Now, for better or worse, there is a response template when you are criticized for tweets or comments on social media that someone finds “suspect” or “problematic.” The template appears to be: Disavow previous comments with vigor, apologize using the most blanket and all-encompassing statements possible, take ‘full responsibility’ for offending anyone who was or was not offended… Lather. Rinse. Repeat.
I will not be the first to say this, but, as a PR policy, this is bad. Boilerplate statements and wooden-sounding, disingenuous language does not help your cause. If someone is upset with you, trying to walk it back by apologizing to absolutely everyone for absolutely everything just makes you look desperate, not repentant.
Take the recent case of Netflix star Israel Broussard, an actor in the Netflix original movie “To All the Boys I’ve Loved Before.” Broussard had the temerity to agree with some fellows on the internet whom an entertainment reporter at The Daily Beast dislikes. Broussard has, in the past, “liked” tweets from Ben Shapiro, President Trump and Marco Rubio. He has also made some pretty sad and inappropriate jokes on Twitter.
For these crimes, The Daily Beast went after Broussard with both barrels, tarring and feathering the actor just at the moment when he was being discovered by a wider fan base. So, in a knee-jerk attempt to save face, Broussard offered what has become the standard mea culpa:
“I am deeply sorry for my inappropriate and insensitive words and likes on social media… I take full responsibility for my actions and I sincerely apologize. This has been a pivotal life lesson for me. I am dedicated to becoming a more informed and educated version of myself.”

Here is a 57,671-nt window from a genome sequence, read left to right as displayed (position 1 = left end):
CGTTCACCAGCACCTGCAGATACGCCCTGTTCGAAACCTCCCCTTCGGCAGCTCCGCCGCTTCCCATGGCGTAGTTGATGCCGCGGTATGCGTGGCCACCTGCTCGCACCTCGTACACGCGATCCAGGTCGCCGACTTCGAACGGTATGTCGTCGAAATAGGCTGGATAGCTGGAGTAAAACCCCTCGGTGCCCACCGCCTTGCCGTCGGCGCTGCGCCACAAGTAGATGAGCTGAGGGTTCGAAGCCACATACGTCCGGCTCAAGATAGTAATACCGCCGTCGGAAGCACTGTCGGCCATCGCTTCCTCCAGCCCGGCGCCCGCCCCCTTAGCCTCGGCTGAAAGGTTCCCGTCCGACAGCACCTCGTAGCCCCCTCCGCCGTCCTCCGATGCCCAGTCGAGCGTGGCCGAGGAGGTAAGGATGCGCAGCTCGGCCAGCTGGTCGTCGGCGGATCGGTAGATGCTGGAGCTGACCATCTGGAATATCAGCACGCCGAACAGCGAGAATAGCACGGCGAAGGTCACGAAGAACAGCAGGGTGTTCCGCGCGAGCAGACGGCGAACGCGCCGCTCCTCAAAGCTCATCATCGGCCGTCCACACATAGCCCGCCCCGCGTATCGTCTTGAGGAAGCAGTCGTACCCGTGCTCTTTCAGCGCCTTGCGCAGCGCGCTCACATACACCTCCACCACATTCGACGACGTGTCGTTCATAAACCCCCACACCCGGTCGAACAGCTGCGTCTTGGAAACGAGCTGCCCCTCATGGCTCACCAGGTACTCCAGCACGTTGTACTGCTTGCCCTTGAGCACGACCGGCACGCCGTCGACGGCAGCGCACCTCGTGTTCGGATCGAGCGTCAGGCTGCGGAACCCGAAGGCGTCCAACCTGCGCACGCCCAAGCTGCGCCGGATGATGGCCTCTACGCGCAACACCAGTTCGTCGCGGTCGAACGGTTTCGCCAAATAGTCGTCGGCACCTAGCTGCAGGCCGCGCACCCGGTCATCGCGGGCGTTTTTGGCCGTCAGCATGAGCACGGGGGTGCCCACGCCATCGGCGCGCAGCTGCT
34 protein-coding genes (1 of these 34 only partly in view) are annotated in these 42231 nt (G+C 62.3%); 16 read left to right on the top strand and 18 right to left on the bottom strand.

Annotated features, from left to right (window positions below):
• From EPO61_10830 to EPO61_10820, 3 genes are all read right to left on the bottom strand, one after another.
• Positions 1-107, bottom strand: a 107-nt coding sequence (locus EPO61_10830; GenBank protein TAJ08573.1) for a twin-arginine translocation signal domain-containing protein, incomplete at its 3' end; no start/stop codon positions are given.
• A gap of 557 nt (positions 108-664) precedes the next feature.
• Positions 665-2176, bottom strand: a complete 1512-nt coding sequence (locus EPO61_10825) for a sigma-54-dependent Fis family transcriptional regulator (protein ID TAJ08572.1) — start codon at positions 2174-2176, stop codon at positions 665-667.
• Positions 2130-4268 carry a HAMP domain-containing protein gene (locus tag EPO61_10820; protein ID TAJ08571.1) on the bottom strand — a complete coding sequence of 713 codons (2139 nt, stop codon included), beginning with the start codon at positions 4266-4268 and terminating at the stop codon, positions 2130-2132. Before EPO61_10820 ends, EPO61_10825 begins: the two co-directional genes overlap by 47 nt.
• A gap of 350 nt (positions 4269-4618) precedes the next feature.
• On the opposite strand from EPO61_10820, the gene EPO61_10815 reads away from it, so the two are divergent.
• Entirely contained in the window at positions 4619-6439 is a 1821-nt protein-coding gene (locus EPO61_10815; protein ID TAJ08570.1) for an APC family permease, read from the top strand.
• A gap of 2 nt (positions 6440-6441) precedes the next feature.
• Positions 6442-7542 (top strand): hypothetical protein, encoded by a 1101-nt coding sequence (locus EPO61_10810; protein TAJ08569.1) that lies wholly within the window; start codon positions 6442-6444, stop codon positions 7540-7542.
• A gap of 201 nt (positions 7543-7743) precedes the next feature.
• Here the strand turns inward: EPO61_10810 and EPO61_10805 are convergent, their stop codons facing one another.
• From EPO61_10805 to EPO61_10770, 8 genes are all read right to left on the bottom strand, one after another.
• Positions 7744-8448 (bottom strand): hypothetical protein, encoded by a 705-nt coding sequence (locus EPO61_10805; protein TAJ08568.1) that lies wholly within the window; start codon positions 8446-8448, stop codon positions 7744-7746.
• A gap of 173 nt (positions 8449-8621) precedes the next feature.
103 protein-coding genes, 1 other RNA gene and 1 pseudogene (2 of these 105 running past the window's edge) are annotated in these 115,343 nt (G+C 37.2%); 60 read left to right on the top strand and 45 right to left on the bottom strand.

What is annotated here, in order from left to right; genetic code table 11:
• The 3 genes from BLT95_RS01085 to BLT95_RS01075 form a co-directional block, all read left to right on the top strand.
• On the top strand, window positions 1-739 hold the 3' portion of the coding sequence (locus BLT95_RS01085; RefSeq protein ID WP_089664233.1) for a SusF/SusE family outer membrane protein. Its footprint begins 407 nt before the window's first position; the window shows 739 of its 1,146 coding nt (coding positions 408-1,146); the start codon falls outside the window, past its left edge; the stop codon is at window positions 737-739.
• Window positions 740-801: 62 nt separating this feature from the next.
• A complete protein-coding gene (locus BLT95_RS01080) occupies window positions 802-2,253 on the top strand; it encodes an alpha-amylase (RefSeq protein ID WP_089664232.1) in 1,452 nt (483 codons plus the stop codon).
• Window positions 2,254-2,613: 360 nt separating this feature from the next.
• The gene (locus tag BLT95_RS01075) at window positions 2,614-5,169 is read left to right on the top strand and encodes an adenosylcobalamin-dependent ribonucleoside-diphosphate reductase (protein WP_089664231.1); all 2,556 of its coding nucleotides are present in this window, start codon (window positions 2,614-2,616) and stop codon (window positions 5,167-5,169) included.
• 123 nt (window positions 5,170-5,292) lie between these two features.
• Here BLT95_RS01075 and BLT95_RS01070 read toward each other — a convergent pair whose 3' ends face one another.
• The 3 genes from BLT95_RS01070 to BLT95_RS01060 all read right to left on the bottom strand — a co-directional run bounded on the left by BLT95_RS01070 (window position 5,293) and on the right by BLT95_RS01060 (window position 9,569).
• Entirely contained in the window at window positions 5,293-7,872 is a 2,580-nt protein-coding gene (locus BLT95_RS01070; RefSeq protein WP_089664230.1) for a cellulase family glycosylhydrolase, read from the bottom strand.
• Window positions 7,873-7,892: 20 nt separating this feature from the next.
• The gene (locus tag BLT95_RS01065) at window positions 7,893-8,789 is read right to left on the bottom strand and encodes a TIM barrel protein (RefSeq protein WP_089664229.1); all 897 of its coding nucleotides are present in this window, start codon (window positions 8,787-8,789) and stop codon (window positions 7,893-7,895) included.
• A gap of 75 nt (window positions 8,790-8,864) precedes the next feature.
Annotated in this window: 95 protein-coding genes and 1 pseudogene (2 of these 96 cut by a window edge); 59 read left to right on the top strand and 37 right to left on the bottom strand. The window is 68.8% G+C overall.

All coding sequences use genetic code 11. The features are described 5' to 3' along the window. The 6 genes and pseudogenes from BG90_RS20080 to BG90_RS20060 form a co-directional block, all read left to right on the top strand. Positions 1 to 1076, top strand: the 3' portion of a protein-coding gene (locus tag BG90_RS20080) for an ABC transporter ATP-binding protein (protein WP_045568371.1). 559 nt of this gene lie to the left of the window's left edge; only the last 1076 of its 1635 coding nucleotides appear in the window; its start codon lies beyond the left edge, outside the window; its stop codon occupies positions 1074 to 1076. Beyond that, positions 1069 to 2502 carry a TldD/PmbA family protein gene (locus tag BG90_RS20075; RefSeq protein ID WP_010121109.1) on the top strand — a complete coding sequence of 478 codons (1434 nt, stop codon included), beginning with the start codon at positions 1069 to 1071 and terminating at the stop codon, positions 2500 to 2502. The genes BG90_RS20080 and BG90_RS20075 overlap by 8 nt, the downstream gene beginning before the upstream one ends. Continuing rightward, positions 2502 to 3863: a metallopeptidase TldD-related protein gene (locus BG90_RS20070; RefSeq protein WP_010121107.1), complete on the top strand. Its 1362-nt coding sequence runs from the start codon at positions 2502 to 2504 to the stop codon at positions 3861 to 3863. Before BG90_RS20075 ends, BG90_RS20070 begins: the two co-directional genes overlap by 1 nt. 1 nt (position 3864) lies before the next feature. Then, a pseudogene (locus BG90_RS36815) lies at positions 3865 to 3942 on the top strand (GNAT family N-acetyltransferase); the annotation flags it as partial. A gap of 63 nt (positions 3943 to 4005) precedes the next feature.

Complete and total preemptive surrender in the face of one reporter’s isolated opinion, lest she get retweeted too much too soon. Broussard may have been right to not try to defend his bad tweets, but throwing down your arms and just unconditionally surrendering is not the way to get them to leave you alone. Unfortunately, in many cases, this kind of response only invites more vitriol.
That’s not to say apologizing is a bad idea or a wrong move. In many cases, it’s a good idea and the best move, but you need good reasons and a good message to send.
Here’s the thing, when it comes to attacks, you need to consider the source before you cede the high ground. A cursory reading of this particular reporter’s Twitter feed shows some retweets of the same people Broussard retweeted, which seems to indicate that the reporter is trying to create controversy to raise her stock online. It’s a fair PR tactic, but, in this case, it’s also patently obvious.
While offering scant evidence, The Daily Beast labeled Broussard a racist, a homophobe, and a proponent of a host of other social ills. By unilaterally apologizing without at least challenging some of these accusations, Broussard seems to be acquiescing to too much too soon.